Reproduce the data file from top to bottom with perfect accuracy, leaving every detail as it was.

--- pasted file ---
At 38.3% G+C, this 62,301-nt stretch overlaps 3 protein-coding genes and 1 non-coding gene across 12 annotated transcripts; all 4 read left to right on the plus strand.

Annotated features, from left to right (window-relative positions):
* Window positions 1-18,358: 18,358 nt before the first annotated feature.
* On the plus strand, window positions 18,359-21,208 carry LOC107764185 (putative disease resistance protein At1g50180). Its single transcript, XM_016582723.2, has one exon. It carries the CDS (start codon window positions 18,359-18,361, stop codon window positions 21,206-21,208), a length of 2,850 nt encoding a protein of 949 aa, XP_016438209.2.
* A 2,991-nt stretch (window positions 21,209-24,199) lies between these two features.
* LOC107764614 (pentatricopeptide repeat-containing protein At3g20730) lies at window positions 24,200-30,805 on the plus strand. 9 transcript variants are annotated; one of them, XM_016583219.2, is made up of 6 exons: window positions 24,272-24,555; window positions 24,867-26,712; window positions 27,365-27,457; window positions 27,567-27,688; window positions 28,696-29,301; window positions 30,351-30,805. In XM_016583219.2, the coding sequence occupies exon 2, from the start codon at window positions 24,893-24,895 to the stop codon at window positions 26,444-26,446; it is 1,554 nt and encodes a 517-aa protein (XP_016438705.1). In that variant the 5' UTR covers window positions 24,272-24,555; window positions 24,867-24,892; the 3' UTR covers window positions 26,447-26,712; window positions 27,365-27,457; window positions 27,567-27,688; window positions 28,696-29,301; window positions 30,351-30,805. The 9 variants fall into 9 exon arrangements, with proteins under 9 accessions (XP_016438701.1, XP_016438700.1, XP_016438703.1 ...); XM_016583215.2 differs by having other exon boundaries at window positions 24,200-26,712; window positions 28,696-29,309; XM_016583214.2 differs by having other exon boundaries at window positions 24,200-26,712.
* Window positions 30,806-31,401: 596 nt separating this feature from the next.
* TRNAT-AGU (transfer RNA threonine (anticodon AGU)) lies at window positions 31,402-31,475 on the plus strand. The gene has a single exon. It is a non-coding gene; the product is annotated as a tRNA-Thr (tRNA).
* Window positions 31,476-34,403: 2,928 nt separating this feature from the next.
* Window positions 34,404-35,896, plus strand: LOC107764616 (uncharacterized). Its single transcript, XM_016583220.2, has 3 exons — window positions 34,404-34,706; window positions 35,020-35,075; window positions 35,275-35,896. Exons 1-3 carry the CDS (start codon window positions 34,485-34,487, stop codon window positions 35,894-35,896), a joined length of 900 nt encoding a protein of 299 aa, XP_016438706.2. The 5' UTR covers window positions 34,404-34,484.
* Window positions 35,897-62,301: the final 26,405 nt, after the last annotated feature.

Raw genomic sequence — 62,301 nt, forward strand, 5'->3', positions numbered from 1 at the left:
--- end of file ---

At 38.3% G+C, this 62,301-nt stretch overlaps 3 protein-coding genes and 1 non-coding gene across 12 annotated transcripts; all 4 read left to right on the plus strand.

Annotated features, from left to right (window-relative positions):
* Window positions 1-18,358: 18,358 nt before the first annotated feature.
* On the plus strand, window positions 18,359-21,208 carry LOC107764185 (putative disease resistance protein At1g50180). Its single transcript, XM_016582723.2, has one exon. It carries the CDS (start codon window positions 18,359-18,361, stop codon window positions 21,206-21,208), a length of 2,850 nt encoding a protein of 949 aa, XP_016438209.2.
* A 2,991-nt stretch (window positions 21,209-24,199) lies between these two features.
* LOC107764614 (pentatricopeptide repeat-containing protein At3g20730) lies at window positions 24,200-30,805 on the plus strand. 9 transcript variants are annotated; one of them, XM_016583219.2, is made up of 6 exons: window positions 24,272-24,555; window positions 24,867-26,712; window positions 27,365-27,457; window positions 27,567-27,688; window positions 28,696-29,301; window positions 30,351-30,805. In XM_016583219.2, the coding sequence occupies exon 2, from the start codon at window positions 24,893-24,895 to the stop codon at window positions 26,444-26,446; it is 1,554 nt and encodes a 517-aa protein (XP_016438705.1). In that variant the 5' UTR covers window positions 24,272-24,555; window positions 24,867-24,892; the 3' UTR covers window positions 26,447-26,712; window positions 27,365-27,457; window positions 27,567-27,688; window positions 28,696-29,301; window positions 30,351-30,805. The 9 variants fall into 9 exon arrangements, with proteins under 9 accessions (XP_016438701.1, XP_016438700.1, XP_016438703.1 ...); XM_016583215.2 differs by having other exon boundaries at window positions 24,200-26,712; window positions 28,696-29,309; XM_016583214.2 differs by having other exon boundaries at window positions 24,200-26,712.
* Window positions 30,806-31,401: 596 nt separating this feature from the next.
* TRNAT-AGU (transfer RNA threonine (anticodon AGU)) lies at window positions 31,402-31,475 on the plus strand. The gene has a single exon. It is a non-coding gene; the product is annotated as a tRNA-Thr (tRNA).
* Window positions 31,476-34,403: 2,928 nt separating this feature from the next.
* Window positions 34,404-35,896, plus strand: LOC107764616 (uncharacterized). Its single transcript, XM_016583220.2, has 3 exons — window positions 34,404-34,706; window positions 35,020-35,075; window positions 35,275-35,896. Exons 1-3 carry the CDS (start codon window positions 34,485-34,487, stop codon window positions 35,894-35,896), a joined length of 900 nt encoding a protein of 299 aa, XP_016438706.2. The 5' UTR covers window positions 34,404-34,484.
* Window positions 35,897-62,301: the final 26,405 nt, after the last annotated feature.

Raw genomic sequence — 62,301 nt, forward strand, 5'->3', positions numbered from 1 at the left: